A Garden of Marvels: How We Discovered that Flowers Have Sex, Leaves Eat Air, and Other Secrets of Plants

A Garden of Marvels How We Discovered that Flowers Have Sex Leaves Eat Air and Other Secrets of Plants In the tradition of The Botany of Desire and Wicked Plants a witty and engaging history of the first botanists interwoven with stories of today s extraordinary plants found in the garden and the lab

  • Title: A Garden of Marvels: How We Discovered that Flowers Have Sex, Leaves Eat Air, and Other Secrets of Plants
  • Author: Ruth Kassinger
  • ISBN: 9780062048998
  • Page: 263
  • Format: Hardcover
  • In the tradition of The Botany of Desire and Wicked Plants, a witty and engaging history of the first botanists interwoven with stories of today s extraordinary plants found in the garden and the lab.In Paradise Under Glass, Ruth Kassinger recounted with grace and humor her journey from brown thumb to green, sharing lessons she learned from building a home conservatory inIn the tradition of The Botany of Desire and Wicked Plants, a witty and engaging history of the first botanists interwoven with stories of today s extraordinary plants found in the garden and the lab.In Paradise Under Glass, Ruth Kassinger recounted with grace and humor her journey from brown thumb to green, sharing lessons she learned from building a home conservatory in the wake of a devastating personal crisis In A Garden of Marvels, she extends the story Frustrated by plants that fail to thrive, she sets out to understand the basics of botany in order to become a better gardener She retraces the progress of the first botanists who banished myths and misunderstandings and discovered that flowers have sex, leaves eat air, roots choose their food, and hormones make morning glories climb fence posts She also visits modern gardens, farms, and labs to discover the science behind extraordinary plants like one ton pumpkins, a truly black petunia, a biofuel grass that grows twelve feet tall, and the world s only photosynthesizing animal Transferring her insights to her own garden, she nurtures a cocktail tree that bears five kinds of fruit, cures a Buddha s Hand plant with beneficial fungi, and gets a tree to text her when it s thirsty Intertwining personal anecdote, accessible science, and untold history, the ever engaging author takes us on an eye opening journey into her garden and yours.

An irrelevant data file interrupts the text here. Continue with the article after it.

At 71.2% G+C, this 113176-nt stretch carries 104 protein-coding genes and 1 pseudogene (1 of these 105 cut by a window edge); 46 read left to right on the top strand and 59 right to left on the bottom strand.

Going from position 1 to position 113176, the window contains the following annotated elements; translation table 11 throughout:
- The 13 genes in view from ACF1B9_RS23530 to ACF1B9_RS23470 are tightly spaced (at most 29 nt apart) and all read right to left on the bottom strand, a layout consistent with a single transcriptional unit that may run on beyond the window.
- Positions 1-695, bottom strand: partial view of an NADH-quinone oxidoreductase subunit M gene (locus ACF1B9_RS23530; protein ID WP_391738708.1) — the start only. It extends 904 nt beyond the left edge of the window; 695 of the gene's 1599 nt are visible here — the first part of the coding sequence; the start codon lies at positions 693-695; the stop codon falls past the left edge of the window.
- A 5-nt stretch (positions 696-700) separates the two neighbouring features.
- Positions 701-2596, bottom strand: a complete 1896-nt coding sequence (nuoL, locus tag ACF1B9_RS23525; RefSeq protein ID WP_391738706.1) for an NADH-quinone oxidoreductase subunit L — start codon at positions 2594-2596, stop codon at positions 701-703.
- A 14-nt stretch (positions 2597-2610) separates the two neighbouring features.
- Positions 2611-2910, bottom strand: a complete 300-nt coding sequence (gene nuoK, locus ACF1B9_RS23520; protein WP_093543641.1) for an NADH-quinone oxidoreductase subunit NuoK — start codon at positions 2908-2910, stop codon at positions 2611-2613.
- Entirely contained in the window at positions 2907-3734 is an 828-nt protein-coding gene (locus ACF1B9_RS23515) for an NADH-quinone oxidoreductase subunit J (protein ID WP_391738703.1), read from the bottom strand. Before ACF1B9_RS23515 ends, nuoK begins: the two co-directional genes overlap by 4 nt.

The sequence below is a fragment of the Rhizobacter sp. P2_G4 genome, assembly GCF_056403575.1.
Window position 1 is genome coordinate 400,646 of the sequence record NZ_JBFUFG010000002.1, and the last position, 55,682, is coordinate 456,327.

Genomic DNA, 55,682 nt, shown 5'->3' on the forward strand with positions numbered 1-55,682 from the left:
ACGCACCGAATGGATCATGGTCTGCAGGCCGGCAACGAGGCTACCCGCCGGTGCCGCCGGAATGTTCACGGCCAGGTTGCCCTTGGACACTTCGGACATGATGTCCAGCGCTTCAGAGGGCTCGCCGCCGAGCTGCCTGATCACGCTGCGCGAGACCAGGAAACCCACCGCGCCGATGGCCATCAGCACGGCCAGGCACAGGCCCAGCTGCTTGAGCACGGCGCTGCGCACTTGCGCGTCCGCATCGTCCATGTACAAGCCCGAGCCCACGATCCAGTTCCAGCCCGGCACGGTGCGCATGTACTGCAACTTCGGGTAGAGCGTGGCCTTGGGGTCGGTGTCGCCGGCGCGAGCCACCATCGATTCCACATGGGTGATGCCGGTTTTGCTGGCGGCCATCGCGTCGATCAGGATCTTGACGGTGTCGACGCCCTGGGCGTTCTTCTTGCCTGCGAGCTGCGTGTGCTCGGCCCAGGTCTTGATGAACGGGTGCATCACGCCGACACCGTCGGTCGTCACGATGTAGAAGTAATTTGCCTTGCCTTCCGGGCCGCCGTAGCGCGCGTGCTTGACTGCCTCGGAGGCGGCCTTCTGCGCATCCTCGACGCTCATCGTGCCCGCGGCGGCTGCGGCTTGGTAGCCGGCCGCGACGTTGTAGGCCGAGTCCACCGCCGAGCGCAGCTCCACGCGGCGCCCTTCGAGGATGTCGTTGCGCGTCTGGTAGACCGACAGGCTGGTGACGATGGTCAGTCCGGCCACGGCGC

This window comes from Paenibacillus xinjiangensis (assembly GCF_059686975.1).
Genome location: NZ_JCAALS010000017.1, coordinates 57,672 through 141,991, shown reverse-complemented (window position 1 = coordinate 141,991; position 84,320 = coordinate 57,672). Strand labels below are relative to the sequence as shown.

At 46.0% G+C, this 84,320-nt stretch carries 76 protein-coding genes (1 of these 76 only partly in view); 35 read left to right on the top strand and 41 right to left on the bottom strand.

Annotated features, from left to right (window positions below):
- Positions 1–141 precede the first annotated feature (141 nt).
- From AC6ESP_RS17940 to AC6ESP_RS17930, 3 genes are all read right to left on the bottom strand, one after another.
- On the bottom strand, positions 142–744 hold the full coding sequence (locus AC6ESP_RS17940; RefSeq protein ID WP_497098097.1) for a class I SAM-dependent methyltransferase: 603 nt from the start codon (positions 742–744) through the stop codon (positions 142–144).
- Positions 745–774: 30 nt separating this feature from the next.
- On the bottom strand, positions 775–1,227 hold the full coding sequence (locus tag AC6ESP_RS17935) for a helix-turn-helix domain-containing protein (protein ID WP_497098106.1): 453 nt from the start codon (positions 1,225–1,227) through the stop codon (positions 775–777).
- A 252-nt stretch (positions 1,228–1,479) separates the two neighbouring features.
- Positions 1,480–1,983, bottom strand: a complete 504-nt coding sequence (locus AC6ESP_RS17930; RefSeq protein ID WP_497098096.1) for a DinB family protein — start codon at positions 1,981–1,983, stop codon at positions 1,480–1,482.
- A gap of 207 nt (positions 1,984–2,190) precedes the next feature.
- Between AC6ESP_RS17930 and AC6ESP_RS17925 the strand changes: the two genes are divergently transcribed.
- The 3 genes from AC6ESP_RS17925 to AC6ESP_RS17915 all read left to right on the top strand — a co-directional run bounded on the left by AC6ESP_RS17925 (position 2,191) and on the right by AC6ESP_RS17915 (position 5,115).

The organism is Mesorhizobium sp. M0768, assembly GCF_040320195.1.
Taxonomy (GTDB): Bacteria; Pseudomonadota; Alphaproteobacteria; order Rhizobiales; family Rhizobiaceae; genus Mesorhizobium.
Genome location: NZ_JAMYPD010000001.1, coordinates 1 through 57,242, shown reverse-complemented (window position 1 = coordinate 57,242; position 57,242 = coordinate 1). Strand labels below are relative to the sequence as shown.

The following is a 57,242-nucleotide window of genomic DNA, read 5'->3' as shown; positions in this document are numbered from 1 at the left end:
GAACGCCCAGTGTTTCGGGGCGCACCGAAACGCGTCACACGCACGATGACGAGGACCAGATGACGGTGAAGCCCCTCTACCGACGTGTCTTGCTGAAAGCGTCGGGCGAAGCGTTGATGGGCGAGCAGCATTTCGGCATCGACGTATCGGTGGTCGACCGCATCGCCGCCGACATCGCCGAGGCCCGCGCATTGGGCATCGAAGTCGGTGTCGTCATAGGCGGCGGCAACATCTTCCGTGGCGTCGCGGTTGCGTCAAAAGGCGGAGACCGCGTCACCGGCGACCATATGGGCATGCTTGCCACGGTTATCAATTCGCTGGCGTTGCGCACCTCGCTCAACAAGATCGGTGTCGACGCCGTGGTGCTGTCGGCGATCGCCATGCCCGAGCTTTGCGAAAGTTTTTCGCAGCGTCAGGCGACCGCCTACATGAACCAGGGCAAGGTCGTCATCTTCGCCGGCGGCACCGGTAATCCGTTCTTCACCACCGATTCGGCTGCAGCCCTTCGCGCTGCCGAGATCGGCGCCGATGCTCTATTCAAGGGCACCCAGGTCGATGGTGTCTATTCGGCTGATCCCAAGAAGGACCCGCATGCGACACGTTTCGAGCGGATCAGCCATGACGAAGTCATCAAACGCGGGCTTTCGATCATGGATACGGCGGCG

One thought on “A Garden of Marvels: How We Discovered that Flowers Have Sex, Leaves Eat Air, and Other Secrets of Plants”

    1. Onvan : A Garden of Marvels: How We Discovered that Flowers Have Sex, Leaves Eat Air, and Other Secrets of Plants - Nevisande : Ruth Kassinger - ISBN : 62048996 - ISBN13 : 9780062048998 - Dar 416 Safhe - Saal e Chap : 2014

    2. I love this book. She teaches while writing in engaging manner:1. More than 85% native plants in the US are perennials.2. KNOX genes orientates stems to grow straight.3. The canopy IOC a tulip poplar will hoist 100 gallons per day4. A sinker root goes straight down.5. Few trees have taproots.6. Brake fern pulls out arsenic .7. Alyssum bertoloni pulls put nickel and can be processed to release nickel for processing and use.

    3. Ruth Kassinger's lovely book about the plants in our lives starts with a murder: she describes, in heartbreaking detail, the death of a kumquat tree that she had lovingly cared for. From the beginning, I knew I had found a kindred spirit in Kassinger. I love plants: one of my favorite activities is photographing flowers at the botanic gardens, and I dream about someday having a garden full of food that I can take from the ground to my dinner table. Unfortunately, I'm most adept at killing plants [...]

    4. This astonishing book opened my eyes about the possibilities that exist for our future.The biomass grass that produces so much wood [or wood substitute] that you can heat your house all winter by devoting just an acre and a half to growing it. The next Spring, it regrows from the roots. I mentioned this to an aunt, who was disdainful because it was only carbon-neutral, drawing CO2 from the air in the Summer but returning it in the Winter. Nevertheless, that is still better than pulling fossil fu [...]

    5. Well kind of boring.The theme is interesting but the overall concept was a bit to "blah blah blah" I admire all the work, investigation and reading necessary to write the book but why does the author write about something she doesn't know and smetimes it looks like she doesn't care much?It's too much about anythind!Bem, achei o livro aborrecido.O tema é interessante mas é muita conversa com pouco conteúdo. Admiro todo o trabalho de investigação necessário para escrever um livro deste tipo [...]

    6. This book has made me seriously consider handing in my resignation and studying botany, biology and genetic engineering. It touches on the history of science, evolution, genetic modification as well as great introductions to the work and personalities of the many eccentrics and geniuses that have discovered incredible facts about plants. Like the Diversity of Life by E.O. Wilson it argues, intentionally or not, why we should care about biodiversity. Take the rare shrub, Amborella trichopoda, for [...]